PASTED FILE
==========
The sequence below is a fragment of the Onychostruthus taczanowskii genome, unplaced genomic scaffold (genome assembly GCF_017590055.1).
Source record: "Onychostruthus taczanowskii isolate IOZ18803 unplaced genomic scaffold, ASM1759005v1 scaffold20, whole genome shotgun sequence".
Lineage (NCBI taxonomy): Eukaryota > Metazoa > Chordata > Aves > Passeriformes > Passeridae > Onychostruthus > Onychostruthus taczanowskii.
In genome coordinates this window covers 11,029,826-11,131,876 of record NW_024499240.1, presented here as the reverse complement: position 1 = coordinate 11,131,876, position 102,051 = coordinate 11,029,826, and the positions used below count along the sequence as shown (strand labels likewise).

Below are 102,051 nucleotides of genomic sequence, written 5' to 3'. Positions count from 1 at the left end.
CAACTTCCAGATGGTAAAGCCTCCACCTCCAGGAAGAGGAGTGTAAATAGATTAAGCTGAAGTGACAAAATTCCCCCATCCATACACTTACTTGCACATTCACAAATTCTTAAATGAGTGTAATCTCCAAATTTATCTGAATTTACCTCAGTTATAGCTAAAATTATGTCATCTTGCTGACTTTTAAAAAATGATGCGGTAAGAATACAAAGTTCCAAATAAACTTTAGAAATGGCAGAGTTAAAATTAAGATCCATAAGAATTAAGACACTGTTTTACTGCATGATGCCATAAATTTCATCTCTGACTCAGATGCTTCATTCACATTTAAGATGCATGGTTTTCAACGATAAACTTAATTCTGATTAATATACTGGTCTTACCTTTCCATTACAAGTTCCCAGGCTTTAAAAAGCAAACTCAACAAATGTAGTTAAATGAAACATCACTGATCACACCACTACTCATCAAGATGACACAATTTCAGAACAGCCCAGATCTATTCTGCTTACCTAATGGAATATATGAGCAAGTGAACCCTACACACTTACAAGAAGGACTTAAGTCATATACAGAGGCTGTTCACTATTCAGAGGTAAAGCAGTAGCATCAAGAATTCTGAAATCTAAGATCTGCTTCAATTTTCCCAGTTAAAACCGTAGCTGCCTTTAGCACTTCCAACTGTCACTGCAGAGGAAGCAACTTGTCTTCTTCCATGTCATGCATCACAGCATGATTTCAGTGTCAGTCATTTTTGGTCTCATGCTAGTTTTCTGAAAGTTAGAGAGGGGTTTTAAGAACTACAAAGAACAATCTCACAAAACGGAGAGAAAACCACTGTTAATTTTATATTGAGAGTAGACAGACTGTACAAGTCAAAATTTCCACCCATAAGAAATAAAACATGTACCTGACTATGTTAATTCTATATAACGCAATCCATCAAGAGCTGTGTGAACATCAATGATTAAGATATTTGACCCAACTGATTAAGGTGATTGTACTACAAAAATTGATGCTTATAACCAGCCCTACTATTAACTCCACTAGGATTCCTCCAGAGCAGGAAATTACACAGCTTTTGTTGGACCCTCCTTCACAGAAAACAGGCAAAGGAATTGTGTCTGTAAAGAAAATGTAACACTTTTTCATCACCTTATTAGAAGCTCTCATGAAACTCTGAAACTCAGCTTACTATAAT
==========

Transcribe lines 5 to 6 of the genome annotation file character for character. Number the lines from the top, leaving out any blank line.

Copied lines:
Below are 102,051 nucleotides of genomic sequence, written 5' to 3'. Positions count from 1 at the left end.
CAACTTCCAGATGGTAAAGCCTCCACCTCCAGGAAGAGGAGTGTAAATAGATTAAGCTGAAGTGACAAAATTCCCCCATCCATACACTTACTTGCACATTCACAAATTCTTAAATGAGTGTAATCTCCAAATTTATCTGAATTTACCTCAGTTATAGCTAAAATTATGTCATCTTGCTGACTTTTAAAAAATGATGCGGTAAGAATACAAAGTTCCAAATAAACTTTAGAAATGGCAGAGTTAAAATTAAGATCCATAAGAATTAAGACACTGTTTTACTGCATGATGCCATAAATTTCATCTCTGACTCAGATGCTTCATTCACATTTAAGATGCATGGTTTTCAACGATAAACTTAATTCTGATTAATATACTGGTCTTACCTTTCCATTACAAGTTCCCAGGCTTTAAAAAGCAAACTCAACAAATGTAGTTAAATGAAACATCACTGATCACACCACTACTCATCAAGATGACACAATTTCAGAACAGCCCAGATCTATTCTGCTTACCTAATGGAATATATGAGCAAGTGAACCCTACACACTTACAAGAAGGACTTAAGTCATATACAGAGGCTGTTCACTATTCAGAGGTAAAGCAGTAGCATCAAGAATTCTGAAATCTAAGATCTGCTTCAATTTTCCCAGTTAAAACCGTAGCTGCCTTTAGCACTTCCAACTGTCACTGCAGAGGAAGCAACTTGTCTTCTTCCATGTCATGCATCACAGCATGATTTCAGTGTCAGTCATTTTTGGTCTCATGCTAGTTTTCTGAAAGTTAGAGAGGGGTTTTAAGAACTACAAAGAACAATCTCACAAAACGGAGAGAAAACCACTGTTAATTTTATATTGAGAGTAGACAGACTGTACAAGTCAAAATTTCCACCCATAAGAAATAAAACATGTACCTGACTATGTTAATTCTATATAACGCAATCCATCAAGAGCTGTGTGAACATCAATGATTAAGATATTTGACCCAACTGATTAAGGTGATTGTACTACAAAAATTGATGCTTATAACCAGCCCTACTATTAACTCCACTAGGATTCCTCCAGAGCAGGAAATTACACAGCTTTTGTTGGACCCTCCTTCACAGAAAACAGGCAAAGGAATTGTGTCTGTAAAGAAAATGTAACACTTTTTCATCACCTTATTAGAAGCTCTCATGAAACTCTGAAACTCAGCTTACTATAAT